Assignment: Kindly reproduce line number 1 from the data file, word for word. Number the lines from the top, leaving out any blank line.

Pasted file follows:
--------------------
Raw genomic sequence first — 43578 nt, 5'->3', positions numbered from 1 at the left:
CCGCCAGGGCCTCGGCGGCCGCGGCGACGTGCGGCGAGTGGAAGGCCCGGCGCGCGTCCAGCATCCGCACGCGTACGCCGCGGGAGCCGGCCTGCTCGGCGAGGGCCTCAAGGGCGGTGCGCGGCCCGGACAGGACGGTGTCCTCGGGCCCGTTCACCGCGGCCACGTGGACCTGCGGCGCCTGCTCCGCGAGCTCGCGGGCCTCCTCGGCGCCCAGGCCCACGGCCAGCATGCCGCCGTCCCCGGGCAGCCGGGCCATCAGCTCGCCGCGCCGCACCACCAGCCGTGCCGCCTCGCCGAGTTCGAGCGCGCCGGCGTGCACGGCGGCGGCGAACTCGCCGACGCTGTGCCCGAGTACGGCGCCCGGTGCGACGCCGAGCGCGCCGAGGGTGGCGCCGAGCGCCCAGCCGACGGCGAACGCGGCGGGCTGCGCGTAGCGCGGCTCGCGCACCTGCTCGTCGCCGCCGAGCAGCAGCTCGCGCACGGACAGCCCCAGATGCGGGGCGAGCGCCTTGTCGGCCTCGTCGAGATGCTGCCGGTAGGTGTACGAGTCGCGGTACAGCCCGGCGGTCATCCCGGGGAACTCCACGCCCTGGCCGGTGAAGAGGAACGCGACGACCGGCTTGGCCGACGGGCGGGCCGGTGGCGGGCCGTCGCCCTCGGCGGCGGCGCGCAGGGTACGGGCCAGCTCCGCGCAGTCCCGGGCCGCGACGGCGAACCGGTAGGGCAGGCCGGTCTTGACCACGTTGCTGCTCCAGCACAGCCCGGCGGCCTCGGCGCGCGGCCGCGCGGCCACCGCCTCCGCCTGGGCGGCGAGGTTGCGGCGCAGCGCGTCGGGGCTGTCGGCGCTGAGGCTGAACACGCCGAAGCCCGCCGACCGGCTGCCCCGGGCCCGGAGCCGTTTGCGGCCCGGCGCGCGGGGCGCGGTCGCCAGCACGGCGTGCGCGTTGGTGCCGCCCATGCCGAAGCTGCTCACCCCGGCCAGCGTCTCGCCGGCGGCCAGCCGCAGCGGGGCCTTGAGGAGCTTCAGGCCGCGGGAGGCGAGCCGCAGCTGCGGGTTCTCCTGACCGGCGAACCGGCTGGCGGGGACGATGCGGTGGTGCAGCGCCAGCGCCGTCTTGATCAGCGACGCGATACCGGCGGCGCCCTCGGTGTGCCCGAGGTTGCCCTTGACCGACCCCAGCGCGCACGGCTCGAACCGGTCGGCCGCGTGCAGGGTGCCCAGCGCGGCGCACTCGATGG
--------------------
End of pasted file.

Raw genomic sequence first — 43578 nt, 5'->3', positions numbered from 1 at the left: